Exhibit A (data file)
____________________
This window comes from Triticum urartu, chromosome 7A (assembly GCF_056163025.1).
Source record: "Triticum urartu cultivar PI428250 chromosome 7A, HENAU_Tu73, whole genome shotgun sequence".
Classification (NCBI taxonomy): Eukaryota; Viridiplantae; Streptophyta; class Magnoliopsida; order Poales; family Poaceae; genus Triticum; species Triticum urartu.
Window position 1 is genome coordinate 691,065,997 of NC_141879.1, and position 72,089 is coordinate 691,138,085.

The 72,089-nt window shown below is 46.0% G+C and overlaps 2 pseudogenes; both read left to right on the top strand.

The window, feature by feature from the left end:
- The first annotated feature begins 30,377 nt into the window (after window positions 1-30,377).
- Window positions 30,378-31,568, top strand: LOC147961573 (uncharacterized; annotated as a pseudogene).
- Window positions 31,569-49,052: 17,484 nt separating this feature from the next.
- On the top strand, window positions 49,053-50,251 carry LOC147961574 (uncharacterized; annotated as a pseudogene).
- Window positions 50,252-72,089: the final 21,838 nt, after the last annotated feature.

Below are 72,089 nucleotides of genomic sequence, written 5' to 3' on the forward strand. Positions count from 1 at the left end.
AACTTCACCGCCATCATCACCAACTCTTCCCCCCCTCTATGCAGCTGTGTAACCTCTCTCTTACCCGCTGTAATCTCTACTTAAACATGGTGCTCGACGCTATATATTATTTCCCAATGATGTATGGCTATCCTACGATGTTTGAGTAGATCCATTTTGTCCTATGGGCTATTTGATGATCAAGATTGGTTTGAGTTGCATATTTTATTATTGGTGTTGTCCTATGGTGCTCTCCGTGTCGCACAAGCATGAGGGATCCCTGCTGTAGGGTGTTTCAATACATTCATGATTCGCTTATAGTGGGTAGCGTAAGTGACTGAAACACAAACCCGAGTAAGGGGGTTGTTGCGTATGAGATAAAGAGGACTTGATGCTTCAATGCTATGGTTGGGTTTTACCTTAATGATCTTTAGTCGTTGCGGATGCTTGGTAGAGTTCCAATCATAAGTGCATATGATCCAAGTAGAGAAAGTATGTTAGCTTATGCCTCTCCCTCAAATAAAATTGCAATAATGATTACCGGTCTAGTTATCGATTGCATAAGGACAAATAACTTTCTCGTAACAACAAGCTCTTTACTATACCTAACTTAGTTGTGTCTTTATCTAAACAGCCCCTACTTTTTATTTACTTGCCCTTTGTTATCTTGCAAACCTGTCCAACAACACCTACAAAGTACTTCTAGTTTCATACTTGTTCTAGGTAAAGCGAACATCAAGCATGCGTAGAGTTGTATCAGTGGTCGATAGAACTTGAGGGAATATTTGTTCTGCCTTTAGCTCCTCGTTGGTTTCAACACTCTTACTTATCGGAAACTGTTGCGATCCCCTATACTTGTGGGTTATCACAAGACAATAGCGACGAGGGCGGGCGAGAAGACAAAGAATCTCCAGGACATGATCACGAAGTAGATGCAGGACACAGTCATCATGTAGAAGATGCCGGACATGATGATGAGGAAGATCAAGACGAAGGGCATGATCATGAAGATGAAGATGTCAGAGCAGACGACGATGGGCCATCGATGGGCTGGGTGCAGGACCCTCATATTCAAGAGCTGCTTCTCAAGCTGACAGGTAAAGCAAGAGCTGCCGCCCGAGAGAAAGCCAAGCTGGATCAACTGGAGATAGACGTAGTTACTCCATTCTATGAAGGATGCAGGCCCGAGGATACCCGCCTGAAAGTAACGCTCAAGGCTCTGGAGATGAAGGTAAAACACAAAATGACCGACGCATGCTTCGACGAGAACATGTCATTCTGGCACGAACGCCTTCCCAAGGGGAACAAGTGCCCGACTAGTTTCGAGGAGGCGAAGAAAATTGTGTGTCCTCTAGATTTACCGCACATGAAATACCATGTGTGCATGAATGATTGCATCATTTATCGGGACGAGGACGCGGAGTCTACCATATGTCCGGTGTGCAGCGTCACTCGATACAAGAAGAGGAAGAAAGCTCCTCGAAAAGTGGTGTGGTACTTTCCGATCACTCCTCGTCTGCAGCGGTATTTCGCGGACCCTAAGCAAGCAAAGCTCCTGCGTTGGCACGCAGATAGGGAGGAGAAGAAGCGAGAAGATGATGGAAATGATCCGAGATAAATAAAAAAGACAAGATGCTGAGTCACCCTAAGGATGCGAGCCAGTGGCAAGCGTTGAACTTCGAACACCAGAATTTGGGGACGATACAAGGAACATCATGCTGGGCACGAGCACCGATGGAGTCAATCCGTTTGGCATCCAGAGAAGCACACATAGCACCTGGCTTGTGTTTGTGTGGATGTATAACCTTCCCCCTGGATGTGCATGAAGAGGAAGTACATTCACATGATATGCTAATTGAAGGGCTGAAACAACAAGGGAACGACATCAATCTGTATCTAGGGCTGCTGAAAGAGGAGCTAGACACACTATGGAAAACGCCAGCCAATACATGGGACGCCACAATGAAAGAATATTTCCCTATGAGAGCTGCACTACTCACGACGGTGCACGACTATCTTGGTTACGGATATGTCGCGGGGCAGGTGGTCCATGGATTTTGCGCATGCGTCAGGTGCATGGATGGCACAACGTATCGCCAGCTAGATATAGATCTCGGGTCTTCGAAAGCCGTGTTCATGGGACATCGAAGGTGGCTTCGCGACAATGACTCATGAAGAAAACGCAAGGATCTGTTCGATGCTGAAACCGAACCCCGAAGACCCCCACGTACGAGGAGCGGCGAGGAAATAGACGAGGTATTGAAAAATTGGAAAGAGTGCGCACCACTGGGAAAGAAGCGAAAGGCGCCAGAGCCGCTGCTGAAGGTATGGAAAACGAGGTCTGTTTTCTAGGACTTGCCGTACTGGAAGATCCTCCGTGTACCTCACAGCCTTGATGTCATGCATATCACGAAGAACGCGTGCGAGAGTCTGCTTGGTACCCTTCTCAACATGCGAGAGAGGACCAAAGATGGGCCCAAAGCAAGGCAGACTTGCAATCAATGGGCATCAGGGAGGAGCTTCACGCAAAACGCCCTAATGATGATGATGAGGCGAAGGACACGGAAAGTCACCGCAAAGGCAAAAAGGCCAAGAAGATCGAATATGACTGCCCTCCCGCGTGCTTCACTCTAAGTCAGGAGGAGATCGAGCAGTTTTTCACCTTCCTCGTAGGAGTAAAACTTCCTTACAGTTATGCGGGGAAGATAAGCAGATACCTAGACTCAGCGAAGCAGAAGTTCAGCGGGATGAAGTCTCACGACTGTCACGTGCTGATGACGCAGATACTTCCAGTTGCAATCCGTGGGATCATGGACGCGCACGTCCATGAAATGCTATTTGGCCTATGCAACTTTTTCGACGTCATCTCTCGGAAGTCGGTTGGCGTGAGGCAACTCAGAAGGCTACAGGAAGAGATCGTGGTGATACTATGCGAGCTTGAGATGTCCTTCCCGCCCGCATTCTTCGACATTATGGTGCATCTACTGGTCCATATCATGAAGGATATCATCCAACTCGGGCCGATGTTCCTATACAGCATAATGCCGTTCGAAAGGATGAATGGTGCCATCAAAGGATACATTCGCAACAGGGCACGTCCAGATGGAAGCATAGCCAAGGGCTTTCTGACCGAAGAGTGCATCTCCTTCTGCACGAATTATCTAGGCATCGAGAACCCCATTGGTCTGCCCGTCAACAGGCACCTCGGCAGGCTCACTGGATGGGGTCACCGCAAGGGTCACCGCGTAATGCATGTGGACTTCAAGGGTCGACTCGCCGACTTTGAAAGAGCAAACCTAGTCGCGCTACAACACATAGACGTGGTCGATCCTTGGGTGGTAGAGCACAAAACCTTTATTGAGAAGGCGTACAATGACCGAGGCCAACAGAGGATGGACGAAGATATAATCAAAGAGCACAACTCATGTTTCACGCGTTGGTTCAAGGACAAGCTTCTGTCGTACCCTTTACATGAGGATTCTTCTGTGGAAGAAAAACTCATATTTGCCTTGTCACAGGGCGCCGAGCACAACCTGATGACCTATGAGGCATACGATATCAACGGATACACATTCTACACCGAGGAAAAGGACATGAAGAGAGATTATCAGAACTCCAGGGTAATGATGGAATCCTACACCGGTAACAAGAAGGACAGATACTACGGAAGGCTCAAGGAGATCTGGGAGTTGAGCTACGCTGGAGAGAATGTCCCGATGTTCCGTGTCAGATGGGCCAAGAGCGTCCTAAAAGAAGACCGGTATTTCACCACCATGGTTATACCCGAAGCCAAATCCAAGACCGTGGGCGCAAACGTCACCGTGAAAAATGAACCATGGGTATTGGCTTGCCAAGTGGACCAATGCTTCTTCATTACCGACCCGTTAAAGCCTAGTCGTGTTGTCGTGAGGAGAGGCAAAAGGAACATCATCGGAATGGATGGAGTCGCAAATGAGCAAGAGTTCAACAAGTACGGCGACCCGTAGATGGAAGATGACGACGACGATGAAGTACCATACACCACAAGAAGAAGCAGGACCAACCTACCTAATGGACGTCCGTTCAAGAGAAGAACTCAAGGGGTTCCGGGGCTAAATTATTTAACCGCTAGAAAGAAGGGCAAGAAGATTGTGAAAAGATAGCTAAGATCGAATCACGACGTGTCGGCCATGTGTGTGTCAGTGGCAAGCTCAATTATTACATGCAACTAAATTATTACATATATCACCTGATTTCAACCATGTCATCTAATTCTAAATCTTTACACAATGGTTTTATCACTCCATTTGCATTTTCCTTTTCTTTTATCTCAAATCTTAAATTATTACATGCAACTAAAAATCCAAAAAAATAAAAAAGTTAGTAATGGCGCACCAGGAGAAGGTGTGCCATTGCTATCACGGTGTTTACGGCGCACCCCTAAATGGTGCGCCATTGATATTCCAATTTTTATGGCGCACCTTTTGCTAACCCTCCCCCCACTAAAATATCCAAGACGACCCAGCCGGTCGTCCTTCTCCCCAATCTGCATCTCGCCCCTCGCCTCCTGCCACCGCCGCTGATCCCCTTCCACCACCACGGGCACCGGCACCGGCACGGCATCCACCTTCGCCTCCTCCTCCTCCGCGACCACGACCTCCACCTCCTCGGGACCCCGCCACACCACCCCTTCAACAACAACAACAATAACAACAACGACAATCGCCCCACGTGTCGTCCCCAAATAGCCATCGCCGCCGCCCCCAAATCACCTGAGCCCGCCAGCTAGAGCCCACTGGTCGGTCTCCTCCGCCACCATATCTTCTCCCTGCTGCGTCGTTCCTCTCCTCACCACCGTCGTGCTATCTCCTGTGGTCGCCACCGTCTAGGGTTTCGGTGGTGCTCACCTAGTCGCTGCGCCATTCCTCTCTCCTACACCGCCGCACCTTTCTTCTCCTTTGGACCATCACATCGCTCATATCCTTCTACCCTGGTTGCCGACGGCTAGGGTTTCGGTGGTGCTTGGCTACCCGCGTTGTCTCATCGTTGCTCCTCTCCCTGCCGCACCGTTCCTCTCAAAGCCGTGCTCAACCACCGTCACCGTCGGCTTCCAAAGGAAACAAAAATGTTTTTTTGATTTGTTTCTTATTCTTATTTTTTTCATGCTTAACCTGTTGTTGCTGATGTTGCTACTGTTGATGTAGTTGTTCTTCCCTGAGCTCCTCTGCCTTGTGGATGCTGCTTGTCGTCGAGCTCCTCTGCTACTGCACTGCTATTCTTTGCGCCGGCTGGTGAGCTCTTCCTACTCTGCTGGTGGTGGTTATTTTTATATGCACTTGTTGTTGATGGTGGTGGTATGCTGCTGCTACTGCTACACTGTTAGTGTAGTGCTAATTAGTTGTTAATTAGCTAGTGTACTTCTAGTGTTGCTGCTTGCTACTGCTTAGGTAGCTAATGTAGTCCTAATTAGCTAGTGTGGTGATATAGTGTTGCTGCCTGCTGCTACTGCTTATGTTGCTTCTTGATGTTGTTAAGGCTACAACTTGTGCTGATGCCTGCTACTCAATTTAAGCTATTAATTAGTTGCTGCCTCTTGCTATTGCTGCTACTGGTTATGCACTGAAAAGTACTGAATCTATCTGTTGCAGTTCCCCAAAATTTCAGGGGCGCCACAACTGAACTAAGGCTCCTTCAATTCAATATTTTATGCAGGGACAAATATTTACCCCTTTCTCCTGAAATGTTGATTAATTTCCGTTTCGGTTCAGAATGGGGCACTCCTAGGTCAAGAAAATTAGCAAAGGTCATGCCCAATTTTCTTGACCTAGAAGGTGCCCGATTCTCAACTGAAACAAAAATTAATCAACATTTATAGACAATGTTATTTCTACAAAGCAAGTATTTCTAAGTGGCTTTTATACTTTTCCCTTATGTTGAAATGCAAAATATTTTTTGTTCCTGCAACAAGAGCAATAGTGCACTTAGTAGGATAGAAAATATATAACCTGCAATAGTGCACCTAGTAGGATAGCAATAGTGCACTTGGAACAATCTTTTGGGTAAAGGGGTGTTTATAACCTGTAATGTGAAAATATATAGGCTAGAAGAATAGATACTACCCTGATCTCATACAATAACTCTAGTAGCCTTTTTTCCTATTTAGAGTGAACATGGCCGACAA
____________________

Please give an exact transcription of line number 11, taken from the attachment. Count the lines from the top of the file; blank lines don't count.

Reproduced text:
- Window positions 50,252-72,089: the final 21,838 nt, after the last annotated feature.